The United States Postal Service suspended mail delivery in parts of 10 states in the Midwest on Wednesday in the face of dangerously cold temperatures caused by a polar vortex.
Mail delivery has been suspended in parts of Minnesota, Michigan, Indiana, Illinois, Ohio, Pennsylvania, North Dakota, South Dakota, Nebraska and Iowa.
“Due to the extreme weather conditions caused by Winter Storm Jaden, we have temporarily suspended delivery service in certain locations to ensure the safety and well-being of our employees,” the U.S. Postal Service said in a Facebook post Tuesday night.
In Chicago — where about 80,000 homeless people are facing life-threatening conditions — temperatures plunged to -22° F on Wednesday morning with a wind chills as low as -44° F. Some parts of Minnesota are expected to see temperatures as low as -40° F.
The extreme weather prompted school and office closures, as officials urged people to seek shelter and limit time spent outside.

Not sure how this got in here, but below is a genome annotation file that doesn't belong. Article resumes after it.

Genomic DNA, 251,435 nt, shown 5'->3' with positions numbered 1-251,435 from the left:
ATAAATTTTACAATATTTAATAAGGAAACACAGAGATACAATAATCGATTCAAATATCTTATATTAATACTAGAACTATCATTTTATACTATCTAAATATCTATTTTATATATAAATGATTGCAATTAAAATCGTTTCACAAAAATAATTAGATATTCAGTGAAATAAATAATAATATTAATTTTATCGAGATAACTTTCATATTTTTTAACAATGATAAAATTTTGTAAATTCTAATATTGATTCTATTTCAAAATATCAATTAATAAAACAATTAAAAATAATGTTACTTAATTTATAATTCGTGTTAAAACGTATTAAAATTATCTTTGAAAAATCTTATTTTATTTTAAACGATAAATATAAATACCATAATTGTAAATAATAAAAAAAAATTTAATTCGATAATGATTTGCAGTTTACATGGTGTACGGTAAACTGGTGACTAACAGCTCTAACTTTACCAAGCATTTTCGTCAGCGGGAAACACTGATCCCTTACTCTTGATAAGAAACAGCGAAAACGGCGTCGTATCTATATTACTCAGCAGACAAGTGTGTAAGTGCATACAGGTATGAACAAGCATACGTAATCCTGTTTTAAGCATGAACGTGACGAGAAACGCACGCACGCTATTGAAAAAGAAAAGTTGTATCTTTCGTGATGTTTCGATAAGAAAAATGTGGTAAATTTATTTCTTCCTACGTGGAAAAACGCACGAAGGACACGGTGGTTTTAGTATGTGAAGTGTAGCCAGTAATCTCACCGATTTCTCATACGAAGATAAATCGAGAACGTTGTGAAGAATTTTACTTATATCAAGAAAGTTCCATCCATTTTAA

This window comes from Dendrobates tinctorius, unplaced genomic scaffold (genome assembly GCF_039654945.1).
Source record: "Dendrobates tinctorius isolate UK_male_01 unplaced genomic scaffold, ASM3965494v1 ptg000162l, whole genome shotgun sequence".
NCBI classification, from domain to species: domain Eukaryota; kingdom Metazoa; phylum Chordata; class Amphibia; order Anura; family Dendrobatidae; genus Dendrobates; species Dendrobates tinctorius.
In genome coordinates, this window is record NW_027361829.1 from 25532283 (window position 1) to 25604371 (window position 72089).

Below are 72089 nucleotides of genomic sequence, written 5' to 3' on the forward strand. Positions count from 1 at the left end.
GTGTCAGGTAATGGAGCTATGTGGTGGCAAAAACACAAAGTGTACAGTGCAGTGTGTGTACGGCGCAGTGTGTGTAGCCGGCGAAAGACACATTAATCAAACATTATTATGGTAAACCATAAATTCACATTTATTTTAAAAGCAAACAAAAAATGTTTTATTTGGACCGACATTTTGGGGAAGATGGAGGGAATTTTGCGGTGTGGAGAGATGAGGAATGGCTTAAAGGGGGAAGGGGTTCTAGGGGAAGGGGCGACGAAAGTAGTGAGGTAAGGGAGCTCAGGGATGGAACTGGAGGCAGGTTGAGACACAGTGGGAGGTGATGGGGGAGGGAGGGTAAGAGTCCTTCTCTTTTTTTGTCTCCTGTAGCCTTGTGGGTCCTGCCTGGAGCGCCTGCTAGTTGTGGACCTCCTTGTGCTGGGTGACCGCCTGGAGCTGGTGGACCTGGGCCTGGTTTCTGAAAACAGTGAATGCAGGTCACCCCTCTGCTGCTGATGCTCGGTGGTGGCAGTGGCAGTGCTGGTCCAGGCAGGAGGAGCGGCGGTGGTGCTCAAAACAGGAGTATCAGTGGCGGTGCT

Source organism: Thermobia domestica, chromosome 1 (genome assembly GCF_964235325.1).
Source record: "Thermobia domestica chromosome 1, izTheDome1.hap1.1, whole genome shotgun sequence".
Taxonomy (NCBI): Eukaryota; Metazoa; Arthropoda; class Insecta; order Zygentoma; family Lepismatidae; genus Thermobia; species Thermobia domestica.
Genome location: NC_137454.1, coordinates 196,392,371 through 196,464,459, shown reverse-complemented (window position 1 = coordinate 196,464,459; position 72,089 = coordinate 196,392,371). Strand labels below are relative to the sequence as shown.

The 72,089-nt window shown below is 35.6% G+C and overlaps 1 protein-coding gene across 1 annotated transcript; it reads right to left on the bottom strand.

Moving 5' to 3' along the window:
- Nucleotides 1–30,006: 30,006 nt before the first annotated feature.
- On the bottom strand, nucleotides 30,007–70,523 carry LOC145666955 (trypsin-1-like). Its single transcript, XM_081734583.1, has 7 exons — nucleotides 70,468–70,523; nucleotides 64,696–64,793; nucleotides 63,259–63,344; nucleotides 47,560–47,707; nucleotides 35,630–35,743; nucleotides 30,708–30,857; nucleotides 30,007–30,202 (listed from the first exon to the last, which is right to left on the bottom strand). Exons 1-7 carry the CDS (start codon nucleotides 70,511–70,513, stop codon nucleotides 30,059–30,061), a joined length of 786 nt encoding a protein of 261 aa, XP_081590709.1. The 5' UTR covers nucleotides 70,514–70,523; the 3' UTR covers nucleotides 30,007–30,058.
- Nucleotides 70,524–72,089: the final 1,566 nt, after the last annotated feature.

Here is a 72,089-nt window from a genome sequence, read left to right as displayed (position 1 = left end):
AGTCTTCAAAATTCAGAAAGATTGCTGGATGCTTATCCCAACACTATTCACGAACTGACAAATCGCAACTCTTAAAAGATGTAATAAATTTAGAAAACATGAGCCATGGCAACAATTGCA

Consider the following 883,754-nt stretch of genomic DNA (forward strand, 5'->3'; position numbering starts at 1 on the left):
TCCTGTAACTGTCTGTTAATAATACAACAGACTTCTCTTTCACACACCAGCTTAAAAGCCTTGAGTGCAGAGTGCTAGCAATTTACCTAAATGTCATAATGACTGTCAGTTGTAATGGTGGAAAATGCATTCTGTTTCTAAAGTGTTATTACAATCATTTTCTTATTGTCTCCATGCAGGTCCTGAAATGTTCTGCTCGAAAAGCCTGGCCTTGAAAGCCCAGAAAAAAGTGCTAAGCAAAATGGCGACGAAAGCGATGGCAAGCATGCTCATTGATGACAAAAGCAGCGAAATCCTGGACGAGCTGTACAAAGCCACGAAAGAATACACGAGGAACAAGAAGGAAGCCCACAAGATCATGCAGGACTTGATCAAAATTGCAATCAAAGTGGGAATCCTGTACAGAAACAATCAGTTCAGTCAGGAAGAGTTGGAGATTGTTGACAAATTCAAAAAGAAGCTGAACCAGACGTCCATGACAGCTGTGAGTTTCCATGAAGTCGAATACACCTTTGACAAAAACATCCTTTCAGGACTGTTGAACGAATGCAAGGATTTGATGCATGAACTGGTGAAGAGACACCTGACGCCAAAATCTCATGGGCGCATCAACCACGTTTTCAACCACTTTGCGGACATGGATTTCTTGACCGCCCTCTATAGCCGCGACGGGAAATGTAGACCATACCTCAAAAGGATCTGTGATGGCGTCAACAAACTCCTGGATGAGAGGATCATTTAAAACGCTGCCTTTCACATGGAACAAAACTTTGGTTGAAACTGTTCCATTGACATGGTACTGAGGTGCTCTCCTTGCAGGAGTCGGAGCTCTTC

“A record arctic air mass will remain over the central and eastern U.S. over the next several days,” the National Weather Service tweeted Tuesday. “Wind chill values of 30 to 60 degrees below zero will be common across the northern Plains, Great Lakes, and upper Midwest.”
The cold conditions tested what has come to be known as an unofficial motto of the Postal Service. It appears on a Post Office building in New York City that opened in 1914, though the words date back back to Greek scholar Herodotus in The Persian Wars: “Neither snow nor rain nor heat nor gloom of night stays these couriers from the swift completion of their appointed rounds.”
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